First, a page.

Government pledges to ensure that UK competition law does not block merger
Lloyds TSB has agreed a £12.2bn rescue deal with HBOS, with government endorsement.
The government, which backed the deal, has pledged to ensure that it is not blocked by competition law, as financial security is of greater national importance at this time.
Cost-cutting and branch closures at both banks will follow the merger, with job losses possibly as high as 40,000. Eric Daniels, chief executive of Lloyds TSB, told the Times that such efficiency measures would save over £1bn a year by 2011.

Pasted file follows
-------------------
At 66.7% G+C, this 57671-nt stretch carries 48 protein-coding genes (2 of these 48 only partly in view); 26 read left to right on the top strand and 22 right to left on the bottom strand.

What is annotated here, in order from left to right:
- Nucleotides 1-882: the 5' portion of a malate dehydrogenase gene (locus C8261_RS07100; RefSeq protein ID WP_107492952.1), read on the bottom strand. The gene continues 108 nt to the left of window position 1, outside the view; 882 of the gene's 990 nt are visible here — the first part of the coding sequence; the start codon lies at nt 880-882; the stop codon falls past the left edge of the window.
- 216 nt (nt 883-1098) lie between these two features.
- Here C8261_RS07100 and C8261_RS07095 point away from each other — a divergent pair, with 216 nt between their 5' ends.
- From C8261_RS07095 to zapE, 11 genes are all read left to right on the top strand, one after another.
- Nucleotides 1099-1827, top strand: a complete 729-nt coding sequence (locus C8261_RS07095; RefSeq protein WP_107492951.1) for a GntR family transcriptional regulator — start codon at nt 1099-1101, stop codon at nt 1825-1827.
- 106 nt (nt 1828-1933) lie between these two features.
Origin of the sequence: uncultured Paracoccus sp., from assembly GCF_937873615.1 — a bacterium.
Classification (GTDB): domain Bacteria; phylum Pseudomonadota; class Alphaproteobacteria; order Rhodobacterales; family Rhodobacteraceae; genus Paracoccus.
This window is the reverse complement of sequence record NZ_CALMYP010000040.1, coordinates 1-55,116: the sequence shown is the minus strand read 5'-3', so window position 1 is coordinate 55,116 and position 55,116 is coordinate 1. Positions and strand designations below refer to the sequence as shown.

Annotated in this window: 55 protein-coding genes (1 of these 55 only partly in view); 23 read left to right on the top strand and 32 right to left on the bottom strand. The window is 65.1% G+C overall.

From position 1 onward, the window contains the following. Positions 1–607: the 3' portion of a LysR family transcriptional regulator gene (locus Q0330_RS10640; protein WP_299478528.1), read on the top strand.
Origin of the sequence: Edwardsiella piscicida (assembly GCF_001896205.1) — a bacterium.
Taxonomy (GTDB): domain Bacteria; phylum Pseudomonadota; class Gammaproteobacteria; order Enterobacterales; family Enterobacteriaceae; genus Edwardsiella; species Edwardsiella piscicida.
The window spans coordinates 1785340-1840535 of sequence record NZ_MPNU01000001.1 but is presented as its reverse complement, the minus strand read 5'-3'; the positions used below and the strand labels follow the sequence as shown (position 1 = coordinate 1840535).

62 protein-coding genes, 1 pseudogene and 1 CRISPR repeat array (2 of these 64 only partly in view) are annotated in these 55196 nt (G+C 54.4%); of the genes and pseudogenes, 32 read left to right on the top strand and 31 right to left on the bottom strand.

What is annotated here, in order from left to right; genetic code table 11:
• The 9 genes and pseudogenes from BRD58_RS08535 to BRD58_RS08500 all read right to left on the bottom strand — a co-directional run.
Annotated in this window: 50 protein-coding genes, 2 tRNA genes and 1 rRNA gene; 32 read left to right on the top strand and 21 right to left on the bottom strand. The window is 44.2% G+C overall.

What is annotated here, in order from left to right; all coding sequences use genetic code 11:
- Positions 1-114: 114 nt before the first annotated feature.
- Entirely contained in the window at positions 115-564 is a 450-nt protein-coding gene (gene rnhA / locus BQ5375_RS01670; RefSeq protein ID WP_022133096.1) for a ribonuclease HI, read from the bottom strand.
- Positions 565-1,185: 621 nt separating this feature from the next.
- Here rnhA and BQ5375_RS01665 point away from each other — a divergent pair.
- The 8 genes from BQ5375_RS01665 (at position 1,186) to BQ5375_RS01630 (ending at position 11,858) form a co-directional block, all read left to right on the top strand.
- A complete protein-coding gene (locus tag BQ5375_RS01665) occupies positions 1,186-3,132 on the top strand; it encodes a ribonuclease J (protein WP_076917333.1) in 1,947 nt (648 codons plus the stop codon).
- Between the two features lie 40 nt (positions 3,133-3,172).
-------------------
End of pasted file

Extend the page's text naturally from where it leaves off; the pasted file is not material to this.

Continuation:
Daniels will be chief executive of the newly formed organisation, which has yet to be named, with Lloyds TSB chairman Sir Victor Blank as its chairman.
HBOS shares rose after the merger was confirmed, up 23% so far today, while Lloyds shares have slipped nearly 5%.
The deal is key to the UK construction sector as HBOS is a major lender to UK housebuilders, as well as the commercial property industry. Housebuilders will have their eye on the impact on the volume of mortgage lending, and whether Lloyds more conservative attitude to mortgage lending will be brought to bear on Halifax’s 20% share of the market.
Many housebuilders have blamed the current housing downturn on the inability of potential buyers to raise finance for loans, because of restricted lending practices by banks.
In a separate move also aimed at shoring up the country's financial stability, the Bank of England has announced that it will extend its emergency scheme for inter-bank lending into next year.